The zoning code enacted last August sets a limit on the size and number of curb cuts that let cars into and out of surface parking lots in all zoning districts: you can have one for both an entrance and exit of 24 feet wide, or two, 12 feet wide apiece. The point is to limit the impact of automobile activity on the pedestrian environment.
But the regulation has apparently been posing problems for commercial developments, and the Planning Commission on Thursday voted to approve a bill that would make that provision apply only to residential zoning districts. Some Commissioners worried that the total removal of curb cut regulations for non-residential districts was an overreaction to the safety concerns related to the limited curb cut sizes currently in the code. Alan Greenberger wondered whether the bill was akin to “shooting squirrels with major weapons.”
“We need to look out for the viability of sidewalks and the nature of these streets,” Greenberger said.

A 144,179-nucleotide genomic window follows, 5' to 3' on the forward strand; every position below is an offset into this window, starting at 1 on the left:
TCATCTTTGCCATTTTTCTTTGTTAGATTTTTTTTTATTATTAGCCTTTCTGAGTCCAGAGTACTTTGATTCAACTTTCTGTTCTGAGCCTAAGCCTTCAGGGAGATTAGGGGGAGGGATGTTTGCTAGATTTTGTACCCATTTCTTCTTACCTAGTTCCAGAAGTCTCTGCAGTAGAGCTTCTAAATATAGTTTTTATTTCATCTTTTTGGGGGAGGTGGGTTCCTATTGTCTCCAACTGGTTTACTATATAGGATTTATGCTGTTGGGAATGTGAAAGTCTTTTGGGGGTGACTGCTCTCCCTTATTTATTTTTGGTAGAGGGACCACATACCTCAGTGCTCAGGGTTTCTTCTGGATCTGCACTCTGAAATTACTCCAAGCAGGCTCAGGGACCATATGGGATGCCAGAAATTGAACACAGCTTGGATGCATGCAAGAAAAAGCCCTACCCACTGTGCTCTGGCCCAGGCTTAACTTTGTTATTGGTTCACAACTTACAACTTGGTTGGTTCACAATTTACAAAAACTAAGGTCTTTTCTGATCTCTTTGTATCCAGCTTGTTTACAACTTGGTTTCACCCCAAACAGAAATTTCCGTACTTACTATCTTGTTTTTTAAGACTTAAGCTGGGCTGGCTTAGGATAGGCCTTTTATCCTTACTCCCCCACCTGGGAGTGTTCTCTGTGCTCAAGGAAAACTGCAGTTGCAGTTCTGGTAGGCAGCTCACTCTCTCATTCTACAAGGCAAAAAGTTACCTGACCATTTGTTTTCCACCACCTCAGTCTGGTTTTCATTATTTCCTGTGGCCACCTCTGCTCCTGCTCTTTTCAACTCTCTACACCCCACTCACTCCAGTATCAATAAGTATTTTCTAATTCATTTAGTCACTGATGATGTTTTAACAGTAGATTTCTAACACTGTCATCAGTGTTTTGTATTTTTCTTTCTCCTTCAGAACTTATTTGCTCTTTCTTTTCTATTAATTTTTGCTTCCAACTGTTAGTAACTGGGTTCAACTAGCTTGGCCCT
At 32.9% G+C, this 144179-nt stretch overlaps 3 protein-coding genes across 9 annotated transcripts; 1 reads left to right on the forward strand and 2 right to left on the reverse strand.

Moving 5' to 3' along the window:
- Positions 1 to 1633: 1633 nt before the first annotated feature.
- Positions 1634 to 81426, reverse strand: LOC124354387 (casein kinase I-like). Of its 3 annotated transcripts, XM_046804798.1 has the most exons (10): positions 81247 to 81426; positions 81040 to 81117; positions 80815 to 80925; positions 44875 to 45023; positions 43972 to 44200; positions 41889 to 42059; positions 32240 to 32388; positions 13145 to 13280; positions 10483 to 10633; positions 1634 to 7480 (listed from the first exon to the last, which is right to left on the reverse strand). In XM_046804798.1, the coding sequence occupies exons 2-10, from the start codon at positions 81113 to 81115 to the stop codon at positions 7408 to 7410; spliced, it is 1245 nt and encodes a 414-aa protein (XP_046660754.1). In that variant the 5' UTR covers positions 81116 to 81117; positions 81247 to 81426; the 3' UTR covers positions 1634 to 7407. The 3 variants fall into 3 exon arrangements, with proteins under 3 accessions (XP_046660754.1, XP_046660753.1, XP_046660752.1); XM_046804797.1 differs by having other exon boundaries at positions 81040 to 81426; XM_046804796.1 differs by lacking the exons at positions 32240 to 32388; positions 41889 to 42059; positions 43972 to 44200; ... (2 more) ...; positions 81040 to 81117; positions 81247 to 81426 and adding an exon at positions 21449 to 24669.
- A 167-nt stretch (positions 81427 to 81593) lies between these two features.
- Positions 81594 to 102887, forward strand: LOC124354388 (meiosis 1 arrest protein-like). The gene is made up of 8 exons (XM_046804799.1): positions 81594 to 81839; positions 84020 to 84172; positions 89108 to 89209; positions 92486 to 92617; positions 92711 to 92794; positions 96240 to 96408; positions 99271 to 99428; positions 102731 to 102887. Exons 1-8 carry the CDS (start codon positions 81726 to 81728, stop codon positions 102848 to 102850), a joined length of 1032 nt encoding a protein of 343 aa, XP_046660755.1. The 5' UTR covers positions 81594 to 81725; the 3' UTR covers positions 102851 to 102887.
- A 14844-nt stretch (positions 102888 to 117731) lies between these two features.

The regulation came into question at the last Commission meeting, when a bill was presented for a development of a Bottom Dollar grocery store at 9th and Girard. That project includes large curb cuts so that delivery trucks can enter and exit the parking lot safely.
In approving the bill, the Commission asked that the staff work to modify it, so that curb cuts over a certain size in commercial developments would still have to come before the Planning Commission for approval.
Commissioner Beth Miller voted against the bill.
“I don’t think we should approve it,” Miller said. “The Zoning Code Commission already went through that process.”